According to the invention the vehicle controller area network employs vehicle onboard sensors to monitor vehicle operating variables, and projects the service life of items requiring routine service based on vehicle operating variables selected by the user. Items are grouped for service to minimize the overall number of servicing instances. The variable selection process completes rules for service life projection. The rules form a usage rate algorithm which is one major element of the inventive system. The rules accommodate different vehicle vocations and configurations. The outputs of the usage rate algorithm are supplied to a service scheduling algorithm which govern when servicing of a vehicle is to take place and which items are to be serviced during servicing. User initiated rule generation allows user/operators to project service for items in terms of the operator's experience with his/her vehicles. For example, depending upon the character of use to which the vehicles are put an operator may find that total fuel consumption since the last engine oil change and filter replacement is a better indicator of the need to change engine oil than distance traveled. The invention treats items which require maintenance (e.g. engine oil service life) as commodities that are consumed. It calculates the rate at which these commodities are depleted to predict the future maintenance requirements of the vehicle.
A second major element of the invention is the scheduling algorithm. Through the scheduling algorithm the operator can specify allowed ranges for service to take place for an item. The scheduling algorithm operates to pull-in and push-out items for service to reduce the overall frequency of servicing. This is not to say that any item is serviced less frequently, but rather that service points are chosen which allow as many as items as feasible, which are near the end of their service lives, to be serviced at one time. This is termed service synchronization.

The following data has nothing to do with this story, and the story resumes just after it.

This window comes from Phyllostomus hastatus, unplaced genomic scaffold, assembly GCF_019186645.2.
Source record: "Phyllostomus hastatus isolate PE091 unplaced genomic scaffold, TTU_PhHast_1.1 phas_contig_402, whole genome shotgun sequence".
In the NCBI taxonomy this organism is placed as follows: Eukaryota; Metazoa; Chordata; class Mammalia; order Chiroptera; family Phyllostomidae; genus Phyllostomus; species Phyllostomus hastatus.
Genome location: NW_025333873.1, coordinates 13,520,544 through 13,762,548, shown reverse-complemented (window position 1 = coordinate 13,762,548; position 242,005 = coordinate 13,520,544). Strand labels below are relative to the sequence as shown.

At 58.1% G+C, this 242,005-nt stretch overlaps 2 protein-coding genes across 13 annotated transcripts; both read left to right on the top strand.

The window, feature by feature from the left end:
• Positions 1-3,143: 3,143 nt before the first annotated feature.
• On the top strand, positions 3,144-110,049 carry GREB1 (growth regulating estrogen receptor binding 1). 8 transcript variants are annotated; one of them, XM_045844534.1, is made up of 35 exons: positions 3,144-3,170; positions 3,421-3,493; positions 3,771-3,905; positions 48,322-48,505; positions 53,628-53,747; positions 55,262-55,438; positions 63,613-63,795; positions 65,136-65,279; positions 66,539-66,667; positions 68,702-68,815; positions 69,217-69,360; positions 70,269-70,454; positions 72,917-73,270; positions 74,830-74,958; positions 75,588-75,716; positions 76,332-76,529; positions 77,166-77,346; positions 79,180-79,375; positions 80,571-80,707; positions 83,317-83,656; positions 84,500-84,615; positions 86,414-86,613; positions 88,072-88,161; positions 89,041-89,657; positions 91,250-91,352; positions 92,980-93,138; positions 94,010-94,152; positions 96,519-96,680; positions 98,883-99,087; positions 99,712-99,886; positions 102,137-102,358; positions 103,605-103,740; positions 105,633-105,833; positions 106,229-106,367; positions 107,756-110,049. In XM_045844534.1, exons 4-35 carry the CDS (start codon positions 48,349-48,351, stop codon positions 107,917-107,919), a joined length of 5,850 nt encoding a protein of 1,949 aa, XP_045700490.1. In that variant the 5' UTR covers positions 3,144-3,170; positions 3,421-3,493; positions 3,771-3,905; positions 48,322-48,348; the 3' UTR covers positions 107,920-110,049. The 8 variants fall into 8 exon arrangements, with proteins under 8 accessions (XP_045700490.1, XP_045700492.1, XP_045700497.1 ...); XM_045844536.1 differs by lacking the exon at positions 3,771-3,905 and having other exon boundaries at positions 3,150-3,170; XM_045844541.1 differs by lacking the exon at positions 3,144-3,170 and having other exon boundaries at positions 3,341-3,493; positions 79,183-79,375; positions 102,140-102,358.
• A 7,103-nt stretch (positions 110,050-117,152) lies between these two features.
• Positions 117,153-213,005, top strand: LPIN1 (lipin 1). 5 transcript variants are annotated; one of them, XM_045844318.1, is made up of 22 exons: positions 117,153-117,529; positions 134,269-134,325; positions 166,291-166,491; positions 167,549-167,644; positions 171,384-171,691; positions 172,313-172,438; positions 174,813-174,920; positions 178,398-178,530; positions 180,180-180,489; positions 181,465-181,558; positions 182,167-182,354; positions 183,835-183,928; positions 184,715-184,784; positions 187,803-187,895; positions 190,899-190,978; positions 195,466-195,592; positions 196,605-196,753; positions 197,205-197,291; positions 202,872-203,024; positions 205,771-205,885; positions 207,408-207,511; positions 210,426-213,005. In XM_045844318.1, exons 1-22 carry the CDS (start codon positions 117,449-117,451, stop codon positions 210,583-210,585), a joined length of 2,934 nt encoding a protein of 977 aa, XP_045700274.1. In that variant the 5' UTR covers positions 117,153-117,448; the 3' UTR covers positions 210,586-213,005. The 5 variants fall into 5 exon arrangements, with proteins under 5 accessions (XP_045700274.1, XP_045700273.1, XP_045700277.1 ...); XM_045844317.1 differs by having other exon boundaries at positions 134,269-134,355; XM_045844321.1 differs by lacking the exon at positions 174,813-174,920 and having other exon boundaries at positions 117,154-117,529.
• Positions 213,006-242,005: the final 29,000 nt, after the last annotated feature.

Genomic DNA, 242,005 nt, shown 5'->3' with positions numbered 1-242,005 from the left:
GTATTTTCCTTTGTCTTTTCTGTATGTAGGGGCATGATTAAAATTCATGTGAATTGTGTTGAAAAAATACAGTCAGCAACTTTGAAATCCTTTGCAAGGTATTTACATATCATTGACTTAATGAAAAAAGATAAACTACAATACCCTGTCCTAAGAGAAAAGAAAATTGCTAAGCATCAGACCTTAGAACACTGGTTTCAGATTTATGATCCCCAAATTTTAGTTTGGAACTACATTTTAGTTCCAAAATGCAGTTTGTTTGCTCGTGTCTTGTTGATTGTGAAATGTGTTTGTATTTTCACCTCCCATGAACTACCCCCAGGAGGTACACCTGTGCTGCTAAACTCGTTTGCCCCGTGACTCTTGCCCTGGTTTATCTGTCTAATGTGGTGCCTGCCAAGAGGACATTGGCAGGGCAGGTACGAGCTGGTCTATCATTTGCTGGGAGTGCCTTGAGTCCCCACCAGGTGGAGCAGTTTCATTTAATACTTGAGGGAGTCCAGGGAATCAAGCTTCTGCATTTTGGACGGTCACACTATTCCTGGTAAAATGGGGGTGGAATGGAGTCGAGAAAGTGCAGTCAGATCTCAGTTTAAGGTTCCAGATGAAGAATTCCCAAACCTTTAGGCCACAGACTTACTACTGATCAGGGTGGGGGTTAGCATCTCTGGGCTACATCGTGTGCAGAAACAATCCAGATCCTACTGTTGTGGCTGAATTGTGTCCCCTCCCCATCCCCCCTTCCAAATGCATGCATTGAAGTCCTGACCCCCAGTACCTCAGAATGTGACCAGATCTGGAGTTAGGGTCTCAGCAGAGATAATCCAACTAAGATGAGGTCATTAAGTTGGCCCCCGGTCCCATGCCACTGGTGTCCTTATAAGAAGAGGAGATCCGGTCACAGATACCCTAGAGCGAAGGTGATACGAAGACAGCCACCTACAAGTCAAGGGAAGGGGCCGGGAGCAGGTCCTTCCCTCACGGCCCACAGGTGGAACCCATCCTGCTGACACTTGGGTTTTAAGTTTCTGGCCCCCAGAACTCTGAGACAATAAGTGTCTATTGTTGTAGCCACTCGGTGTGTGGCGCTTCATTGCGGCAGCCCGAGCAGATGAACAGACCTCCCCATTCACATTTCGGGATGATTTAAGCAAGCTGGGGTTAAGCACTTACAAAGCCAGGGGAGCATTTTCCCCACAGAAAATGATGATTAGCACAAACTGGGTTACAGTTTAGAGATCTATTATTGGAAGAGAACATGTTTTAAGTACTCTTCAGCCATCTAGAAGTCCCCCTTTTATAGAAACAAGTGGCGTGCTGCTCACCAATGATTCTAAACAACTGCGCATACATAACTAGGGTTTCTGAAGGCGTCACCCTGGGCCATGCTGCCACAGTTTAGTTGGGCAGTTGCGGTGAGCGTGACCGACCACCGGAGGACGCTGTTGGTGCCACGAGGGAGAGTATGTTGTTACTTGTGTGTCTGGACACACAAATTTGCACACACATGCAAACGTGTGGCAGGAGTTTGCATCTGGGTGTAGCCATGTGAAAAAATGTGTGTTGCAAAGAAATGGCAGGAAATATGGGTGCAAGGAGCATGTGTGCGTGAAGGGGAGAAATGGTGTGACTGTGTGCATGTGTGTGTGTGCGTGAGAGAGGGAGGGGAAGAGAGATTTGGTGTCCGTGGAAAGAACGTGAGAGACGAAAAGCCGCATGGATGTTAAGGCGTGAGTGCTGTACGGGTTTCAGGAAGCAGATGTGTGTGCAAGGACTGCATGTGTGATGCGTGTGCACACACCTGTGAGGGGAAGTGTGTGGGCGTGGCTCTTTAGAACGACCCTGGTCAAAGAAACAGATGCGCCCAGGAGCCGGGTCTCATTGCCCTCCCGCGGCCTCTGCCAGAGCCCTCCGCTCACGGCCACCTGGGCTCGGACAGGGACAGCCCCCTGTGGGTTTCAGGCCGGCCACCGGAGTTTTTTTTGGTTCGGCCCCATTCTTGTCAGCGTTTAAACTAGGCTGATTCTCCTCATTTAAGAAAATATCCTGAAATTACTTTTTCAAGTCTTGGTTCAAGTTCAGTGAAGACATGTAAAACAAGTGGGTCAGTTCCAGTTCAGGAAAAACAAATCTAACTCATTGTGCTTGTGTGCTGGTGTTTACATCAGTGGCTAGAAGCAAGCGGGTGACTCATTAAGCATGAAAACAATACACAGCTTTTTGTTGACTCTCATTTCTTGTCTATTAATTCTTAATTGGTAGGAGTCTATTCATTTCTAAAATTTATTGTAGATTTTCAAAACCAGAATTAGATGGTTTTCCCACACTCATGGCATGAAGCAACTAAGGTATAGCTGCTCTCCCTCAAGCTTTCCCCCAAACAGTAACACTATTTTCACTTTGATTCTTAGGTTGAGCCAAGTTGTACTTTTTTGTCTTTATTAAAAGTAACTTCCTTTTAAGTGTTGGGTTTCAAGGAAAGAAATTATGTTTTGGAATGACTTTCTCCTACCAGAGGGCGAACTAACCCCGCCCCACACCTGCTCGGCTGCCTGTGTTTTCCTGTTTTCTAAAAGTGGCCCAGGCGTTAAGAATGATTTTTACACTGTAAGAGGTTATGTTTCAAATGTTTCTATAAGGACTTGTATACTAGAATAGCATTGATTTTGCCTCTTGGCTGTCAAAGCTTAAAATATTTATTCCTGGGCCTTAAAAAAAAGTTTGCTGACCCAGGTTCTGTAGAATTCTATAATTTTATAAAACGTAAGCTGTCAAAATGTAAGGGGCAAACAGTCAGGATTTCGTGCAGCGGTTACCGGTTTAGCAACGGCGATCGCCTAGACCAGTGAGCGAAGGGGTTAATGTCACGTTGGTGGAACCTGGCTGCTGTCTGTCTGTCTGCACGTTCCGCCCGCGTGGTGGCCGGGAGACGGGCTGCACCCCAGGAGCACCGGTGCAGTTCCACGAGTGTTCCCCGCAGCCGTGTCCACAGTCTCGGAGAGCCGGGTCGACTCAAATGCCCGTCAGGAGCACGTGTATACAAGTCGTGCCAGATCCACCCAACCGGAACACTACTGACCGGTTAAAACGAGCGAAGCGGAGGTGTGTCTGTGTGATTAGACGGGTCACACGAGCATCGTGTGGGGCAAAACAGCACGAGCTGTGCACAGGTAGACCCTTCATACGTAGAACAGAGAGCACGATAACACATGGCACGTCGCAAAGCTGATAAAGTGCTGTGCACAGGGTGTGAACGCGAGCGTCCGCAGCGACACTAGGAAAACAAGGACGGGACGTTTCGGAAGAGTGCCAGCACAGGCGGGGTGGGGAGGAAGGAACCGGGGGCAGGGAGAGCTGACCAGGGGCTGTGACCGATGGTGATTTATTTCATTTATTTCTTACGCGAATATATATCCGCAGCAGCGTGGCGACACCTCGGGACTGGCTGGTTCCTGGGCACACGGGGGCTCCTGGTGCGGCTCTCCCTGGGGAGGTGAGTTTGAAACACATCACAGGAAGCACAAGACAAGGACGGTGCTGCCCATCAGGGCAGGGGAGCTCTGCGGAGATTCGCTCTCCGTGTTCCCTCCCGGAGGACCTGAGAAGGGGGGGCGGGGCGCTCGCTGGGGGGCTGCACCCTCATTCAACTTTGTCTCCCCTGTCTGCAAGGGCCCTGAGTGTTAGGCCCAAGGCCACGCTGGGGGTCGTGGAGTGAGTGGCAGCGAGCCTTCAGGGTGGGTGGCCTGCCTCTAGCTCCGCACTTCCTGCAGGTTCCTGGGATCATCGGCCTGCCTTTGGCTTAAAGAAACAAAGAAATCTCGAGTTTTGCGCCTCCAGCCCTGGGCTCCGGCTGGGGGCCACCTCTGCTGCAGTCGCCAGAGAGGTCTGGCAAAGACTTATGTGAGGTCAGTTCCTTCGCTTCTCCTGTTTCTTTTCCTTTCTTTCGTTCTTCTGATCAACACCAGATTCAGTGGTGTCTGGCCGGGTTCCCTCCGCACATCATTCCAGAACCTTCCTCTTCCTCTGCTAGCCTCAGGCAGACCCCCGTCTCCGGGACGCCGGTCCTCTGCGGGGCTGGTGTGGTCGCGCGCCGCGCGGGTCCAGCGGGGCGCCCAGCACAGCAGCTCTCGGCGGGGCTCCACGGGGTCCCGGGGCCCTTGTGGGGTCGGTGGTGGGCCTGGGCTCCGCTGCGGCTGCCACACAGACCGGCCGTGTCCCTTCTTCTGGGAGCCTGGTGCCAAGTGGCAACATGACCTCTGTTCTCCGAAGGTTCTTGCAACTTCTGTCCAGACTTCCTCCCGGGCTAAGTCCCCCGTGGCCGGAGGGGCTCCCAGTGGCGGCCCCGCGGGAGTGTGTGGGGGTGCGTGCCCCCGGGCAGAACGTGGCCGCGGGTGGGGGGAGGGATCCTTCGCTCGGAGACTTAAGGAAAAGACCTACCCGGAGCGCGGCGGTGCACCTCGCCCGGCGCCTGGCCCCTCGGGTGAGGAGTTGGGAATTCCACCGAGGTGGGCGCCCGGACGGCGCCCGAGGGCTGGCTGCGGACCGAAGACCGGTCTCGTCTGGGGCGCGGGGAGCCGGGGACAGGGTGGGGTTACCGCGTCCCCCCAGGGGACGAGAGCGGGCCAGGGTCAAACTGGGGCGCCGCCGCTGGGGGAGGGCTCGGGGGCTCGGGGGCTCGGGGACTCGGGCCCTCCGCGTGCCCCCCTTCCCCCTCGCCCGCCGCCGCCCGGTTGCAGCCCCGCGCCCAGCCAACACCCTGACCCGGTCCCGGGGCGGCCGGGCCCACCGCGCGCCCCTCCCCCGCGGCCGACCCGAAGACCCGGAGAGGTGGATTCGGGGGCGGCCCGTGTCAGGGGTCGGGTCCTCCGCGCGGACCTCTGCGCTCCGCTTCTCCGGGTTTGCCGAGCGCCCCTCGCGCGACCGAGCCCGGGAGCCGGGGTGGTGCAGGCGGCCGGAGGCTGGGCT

The servicing algorithm can also operate in two different modes including a real time mode, which provides normal day to day scheduling, and a simulation mode, which uses historical data to simulate long periods of truck usage (e.g. one year), in a short period of time (e.g. 10 minutes). Simulation modes allow the user to see the effects of different scenarios on maintenance schedules and cost and potentially to relate those scenarios to vehicle scheduling and service center operations, depending upon the size of operation and can be used to provide an input to fleet scheduling to optimize fleet operational availability.
The invention is implemented through software which runs on a computer installed on the vehicle or which is communicated with over a telematics-portal. If the program is hosted in the vehicle, it is programmed using a series of graphic displays. The results of the program appear on a service tool, an optional vehicle display, or transmitted through telematics. If the software is hosted on the telematics-portal, it obtains data through the portal and also display results through the portal.
Additional effects, features and advantages will be apparent in the written description that follows.
The novel features believed characteristic of the invention are set forth in the appended claims. The invention itself however, as well as a preferred mode of use, further objects and advantages thereof, will best be understood by reference to the following detailed description of an illustrative embodiment when read in conjunction with the accompanying drawings, wherein:
Referring now to
The sources of data required for the projections required to implement the invention can be diverse, including, for example, information about scheduled use of the vehicle, values assumed by the variable(s) determining consumption of the service item, distance traveled and elapsed real time. It is anticipated that different users, based on different operating conditions encountered by their vehicles, will use different data to project service life. The sources of data will be sensors installed on tractor 105 to monitor vehicle operating conditions.